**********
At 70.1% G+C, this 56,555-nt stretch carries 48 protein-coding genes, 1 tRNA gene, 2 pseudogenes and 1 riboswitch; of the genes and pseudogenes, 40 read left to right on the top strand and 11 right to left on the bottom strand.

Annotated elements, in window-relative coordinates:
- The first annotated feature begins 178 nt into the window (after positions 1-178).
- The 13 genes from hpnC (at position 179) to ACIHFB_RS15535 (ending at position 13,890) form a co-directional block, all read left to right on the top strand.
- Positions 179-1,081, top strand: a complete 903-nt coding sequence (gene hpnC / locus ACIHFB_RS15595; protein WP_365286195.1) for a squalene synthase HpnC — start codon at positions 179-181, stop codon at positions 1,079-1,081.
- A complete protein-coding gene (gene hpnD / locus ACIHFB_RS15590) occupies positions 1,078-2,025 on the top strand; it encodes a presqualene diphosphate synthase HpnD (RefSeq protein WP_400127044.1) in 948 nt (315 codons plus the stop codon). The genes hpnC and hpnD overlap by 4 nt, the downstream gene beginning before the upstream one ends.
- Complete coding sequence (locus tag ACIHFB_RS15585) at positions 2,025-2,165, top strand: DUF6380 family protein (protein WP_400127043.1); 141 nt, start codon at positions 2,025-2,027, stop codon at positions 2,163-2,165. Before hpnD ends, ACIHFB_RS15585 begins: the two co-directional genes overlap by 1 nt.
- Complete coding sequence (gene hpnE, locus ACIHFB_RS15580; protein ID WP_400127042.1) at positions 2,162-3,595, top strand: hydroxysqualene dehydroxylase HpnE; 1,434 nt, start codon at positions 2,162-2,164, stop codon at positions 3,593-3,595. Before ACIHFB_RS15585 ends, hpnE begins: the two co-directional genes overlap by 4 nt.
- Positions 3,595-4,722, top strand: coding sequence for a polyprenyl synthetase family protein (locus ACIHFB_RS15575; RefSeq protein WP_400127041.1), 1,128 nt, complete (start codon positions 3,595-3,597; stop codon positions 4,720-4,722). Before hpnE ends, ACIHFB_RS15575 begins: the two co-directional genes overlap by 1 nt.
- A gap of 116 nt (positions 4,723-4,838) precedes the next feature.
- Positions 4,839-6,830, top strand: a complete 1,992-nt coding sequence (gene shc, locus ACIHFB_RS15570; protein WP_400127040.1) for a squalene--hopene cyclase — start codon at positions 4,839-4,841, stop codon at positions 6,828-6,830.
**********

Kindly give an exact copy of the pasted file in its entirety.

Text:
At 70.1% G+C, this 56,555-nt stretch carries 48 protein-coding genes, 1 tRNA gene, 2 pseudogenes and 1 riboswitch; of the genes and pseudogenes, 40 read left to right on the top strand and 11 right to left on the bottom strand.

Annotated elements, in window-relative coordinates:
- The first annotated feature begins 178 nt into the window (after positions 1-178).
- The 13 genes from hpnC (at position 179) to ACIHFB_RS15535 (ending at position 13,890) form a co-directional block, all read left to right on the top strand.
- Positions 179-1,081, top strand: a complete 903-nt coding sequence (gene hpnC / locus ACIHFB_RS15595; protein WP_365286195.1) for a squalene synthase HpnC — start codon at positions 179-181, stop codon at positions 1,079-1,081.
- A complete protein-coding gene (gene hpnD / locus ACIHFB_RS15590) occupies positions 1,078-2,025 on the top strand; it encodes a presqualene diphosphate synthase HpnD (RefSeq protein WP_400127044.1) in 948 nt (315 codons plus the stop codon). The genes hpnC and hpnD overlap by 4 nt, the downstream gene beginning before the upstream one ends.
- Complete coding sequence (locus tag ACIHFB_RS15585) at positions 2,025-2,165, top strand: DUF6380 family protein (protein WP_400127043.1); 141 nt, start codon at positions 2,025-2,027, stop codon at positions 2,163-2,165. Before hpnD ends, ACIHFB_RS15585 begins: the two co-directional genes overlap by 1 nt.
- Complete coding sequence (gene hpnE, locus ACIHFB_RS15580; protein ID WP_400127042.1) at positions 2,162-3,595, top strand: hydroxysqualene dehydroxylase HpnE; 1,434 nt, start codon at positions 2,162-2,164, stop codon at positions 3,593-3,595. Before ACIHFB_RS15585 ends, hpnE begins: the two co-directional genes overlap by 4 nt.
- Positions 3,595-4,722, top strand: coding sequence for a polyprenyl synthetase family protein (locus ACIHFB_RS15575; RefSeq protein WP_400127041.1), 1,128 nt, complete (start codon positions 3,595-3,597; stop codon positions 4,720-4,722). Before hpnE ends, ACIHFB_RS15575 begins: the two co-directional genes overlap by 1 nt.
- A gap of 116 nt (positions 4,723-4,838) precedes the next feature.
- Positions 4,839-6,830, top strand: a complete 1,992-nt coding sequence (gene shc, locus ACIHFB_RS15570; protein WP_400127040.1) for a squalene--hopene cyclase — start codon at positions 4,839-4,841, stop codon at positions 6,828-6,830.